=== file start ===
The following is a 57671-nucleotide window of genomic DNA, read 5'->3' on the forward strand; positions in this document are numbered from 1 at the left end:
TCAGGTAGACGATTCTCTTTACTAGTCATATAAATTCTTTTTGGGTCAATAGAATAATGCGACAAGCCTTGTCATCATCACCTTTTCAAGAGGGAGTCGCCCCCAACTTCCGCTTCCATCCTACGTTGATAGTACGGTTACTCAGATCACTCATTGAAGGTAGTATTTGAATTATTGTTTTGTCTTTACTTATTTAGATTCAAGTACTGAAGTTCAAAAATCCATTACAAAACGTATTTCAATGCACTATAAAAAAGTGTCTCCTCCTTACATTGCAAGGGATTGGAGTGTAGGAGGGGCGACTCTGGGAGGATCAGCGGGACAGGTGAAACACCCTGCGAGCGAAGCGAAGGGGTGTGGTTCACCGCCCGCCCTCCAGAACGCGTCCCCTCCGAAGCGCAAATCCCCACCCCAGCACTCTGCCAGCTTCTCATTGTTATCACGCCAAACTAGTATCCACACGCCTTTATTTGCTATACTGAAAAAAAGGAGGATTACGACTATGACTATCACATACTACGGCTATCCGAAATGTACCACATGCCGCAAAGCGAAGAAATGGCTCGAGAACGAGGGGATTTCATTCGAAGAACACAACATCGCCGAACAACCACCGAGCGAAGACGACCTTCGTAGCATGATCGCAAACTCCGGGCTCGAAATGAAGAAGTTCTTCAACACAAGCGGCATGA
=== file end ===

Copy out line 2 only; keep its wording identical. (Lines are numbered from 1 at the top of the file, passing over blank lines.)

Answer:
TCAGGTAGACGATTCTCTTTACTAGTCATATAAATTCTTTTTGGGTCAATAGAATAATGCGACAAGCCTTGTCATCATCACCTTTTCAAGAGGGAGTCGCCCCCAACTTCCGCTTCCATCCTACGTTGATAGTACGGTTACTCAGATCACTCATTGAAGGTAGTATTTGAATTATTGTTTTGTCTTTACTTATTTAGATTCAAGTACTGAAGTTCAAAAATCCATTACAAAACGTATTTCAATGCACTATAAAAAAGTGTCTCCTCCTTACATTGCAAGGGATTGGAGTGTAGGAGGGGCGACTCTGGGAGGATCAGCGGGACAGGTGAAACACCCTGCGAGCGAAGCGAAGGGGTGTGGTTCACCGCCCGCCCTCCAGAACGCGTCCCCTCCGAAGCGCAAATCCCCACCCCAGCACTCTGCCAGCTTCTCATTGTTATCACGCCAAACTAGTATCCACACGCCTTTATTTGCTATACTGAAAAAAAGGAGGATTACGACTATGACTATCACATACTACGGCTATCCGAAATGTACCACATGCCGCAAAGCGAAGAAATGGCTCGAGAACGAGGGGATTTCATTCGAAGAACACAACATCGCCGAACAACCACCGAGCGAAGACGACCTTCGTAGCATGATCGCAAACTCCGGGCTCGAAATGAAGAAGTTCTTCAACACAAGCGGCATGA